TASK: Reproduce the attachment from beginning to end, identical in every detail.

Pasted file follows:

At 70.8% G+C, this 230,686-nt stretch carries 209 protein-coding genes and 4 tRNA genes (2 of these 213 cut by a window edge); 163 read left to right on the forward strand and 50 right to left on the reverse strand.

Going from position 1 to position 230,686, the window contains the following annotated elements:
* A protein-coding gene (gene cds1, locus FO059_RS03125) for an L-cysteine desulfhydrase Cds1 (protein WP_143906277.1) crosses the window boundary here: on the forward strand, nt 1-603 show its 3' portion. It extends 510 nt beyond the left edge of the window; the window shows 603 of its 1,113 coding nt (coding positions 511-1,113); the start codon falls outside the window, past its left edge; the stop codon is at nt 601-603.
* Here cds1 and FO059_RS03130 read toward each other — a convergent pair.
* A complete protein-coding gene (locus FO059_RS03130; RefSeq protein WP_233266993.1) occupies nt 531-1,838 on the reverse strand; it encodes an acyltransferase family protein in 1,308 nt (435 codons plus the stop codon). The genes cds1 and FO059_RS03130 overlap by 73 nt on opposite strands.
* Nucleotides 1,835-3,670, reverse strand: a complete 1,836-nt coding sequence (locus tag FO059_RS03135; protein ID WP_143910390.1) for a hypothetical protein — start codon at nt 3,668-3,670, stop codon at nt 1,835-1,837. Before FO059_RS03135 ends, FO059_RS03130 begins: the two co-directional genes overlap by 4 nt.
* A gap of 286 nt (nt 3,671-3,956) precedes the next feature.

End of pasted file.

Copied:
At 70.8% G+C, this 230,686-nt stretch carries 209 protein-coding genes and 4 tRNA genes (2 of these 213 cut by a window edge); 163 read left to right on the forward strand and 50 right to left on the reverse strand.

Going from position 1 to position 230,686, the window contains the following annotated elements:
* A protein-coding gene (gene cds1, locus FO059_RS03125) for an L-cysteine desulfhydrase Cds1 (protein WP_143906277.1) crosses the window boundary here: on the forward strand, nt 1-603 show its 3' portion. It extends 510 nt beyond the left edge of the window; the window shows 603 of its 1,113 coding nt (coding positions 511-1,113); the start codon falls outside the window, past its left edge; the stop codon is at nt 601-603.
* Here cds1 and FO059_RS03130 read toward each other — a convergent pair.
* A complete protein-coding gene (locus FO059_RS03130; RefSeq protein WP_233266993.1) occupies nt 531-1,838 on the reverse strand; it encodes an acyltransferase family protein in 1,308 nt (435 codons plus the stop codon). The genes cds1 and FO059_RS03130 overlap by 73 nt on opposite strands.
* Nucleotides 1,835-3,670, reverse strand: a complete 1,836-nt coding sequence (locus tag FO059_RS03135; protein ID WP_143910390.1) for a hypothetical protein — start codon at nt 3,668-3,670, stop codon at nt 1,835-1,837. Before FO059_RS03135 ends, FO059_RS03130 begins: the two co-directional genes overlap by 4 nt.
* A gap of 286 nt (nt 3,671-3,956) precedes the next feature.